Power and Accountability


Human agency has two sides. Power is the capacity to act, the flexibility to choose, the freedom to move. Accountability is the duty to reveal and explain our actions, and the reasons behind them, and to accept any potential consequences. This network brings together researchers working on the relation between power and accountability at different scales and from different perspectives, including social, cultural, political, linguistic, philosophical, and psychological. Questions include: Why is there a moral intuition that power and accountability should scale together? When and why is it okay to punish or reward a person for someone else’s actions? What are the proper units of accountability?


The goal is to spark constructive interdisciplinary debate and progress in this emerging research area, through presentations of our current projects, in-depth discussion of them in light of the network’s themes, culminating in symposia (involving visiting scholars as well) and possible publications arising.


When we hear the words ‘power’ and ‘accountability’ our thoughts may go first to high-stakes political and legal realms. Edward Snowden’s recent actions, whose global consequences are still playing out, were motivated by his dismay at the ‘divorce of power from accountability’ in state-sanctioned behaviour. Our simplest moral intuitions tell us that it is wrong to operate freely without ever having to reveal or explain one’s reasons for action. This is true not only at macro scales of history and state, but also in realms of human agency at micro levels.

The need to strike the right balance between power and accountability goes to the heart of what is unique about human sociality. Take language in everyday use: Just by asking you the time, I’m exercising power by obliging you to respond, and I can hold you to account if you stay silent. Or in human development: a constant tension in socialization is the need to appropriately calibrate the child’s degree of accountability with their degree of control and rational understanding. The toddler lacks self-control and awareness of norms, so we do not hold her to account for certain behavior that we would not tolerate from adults. Then there are the cases where power and accountability appear to be mismatched. In competitive sport: ordinary people who happen to be citizens of the losing team’s nation had little if any power over the match’s outcome, and yet they may be taunted for being losers. Or in the blood feud: a grandson is held to account (or at least, made to pay) for something his grandfather did, an action that the grandson had no power over, and probably little understanding of.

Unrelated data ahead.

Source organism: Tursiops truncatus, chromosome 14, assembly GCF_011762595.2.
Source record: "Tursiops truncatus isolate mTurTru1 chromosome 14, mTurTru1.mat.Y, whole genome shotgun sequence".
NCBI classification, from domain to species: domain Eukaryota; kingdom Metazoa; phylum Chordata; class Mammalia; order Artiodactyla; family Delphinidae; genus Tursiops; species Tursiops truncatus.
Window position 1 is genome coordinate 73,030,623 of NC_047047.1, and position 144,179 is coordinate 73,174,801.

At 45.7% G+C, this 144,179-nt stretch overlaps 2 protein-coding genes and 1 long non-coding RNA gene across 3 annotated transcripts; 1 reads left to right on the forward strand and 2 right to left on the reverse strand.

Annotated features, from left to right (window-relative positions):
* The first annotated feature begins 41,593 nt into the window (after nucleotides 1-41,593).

As these examples and many others show, the relations between power and accountability are not only diverse and complex, they can be highly consequential in our lives. In public discourse there is constant debate about accountability: demands for it, questions about it, and disagreements as to when and to what extent it applies. Understanding the dynamic relation between power and accountability is essential to understanding the dynamics of human social life. Each of the scholars involved in this network is ultimately concerned with transforming new understandings of power and accountability into meaningful outcomes.

Some elements of accountability

The concept of being accountable is a complex one, and part of the goal of this network is to explicate the idea so that it may be ‘translated’ across the disciplines represented. Network members are exploring its underlying conceptual elements, including at least these:

  • a what: an action or set of actions; some event or state of affairs
  • a why: a reason or reasons behind those actions, events or states
  • a record of (1) and (2); the obligation to keep that record
  • the right to demand that record be revealed
  • the obligation to disclose that record publicly to those who demand
  • the obligation to explain (1) and (2) in a way that is consistent with (3)
  • the possibility for any such explanation to be evaluated and sanctioned
  • the possibility for correction or adjustment of future action

Note that elements (4-7) show that the idea is an essentially social one, invoking rights and duties in communication and social relations.

“Government Accountability Office Building” | Image Credit: Raymond Bryson (October 2011) https://www.flickr.com/


Co-ordinator: Nick Enfield

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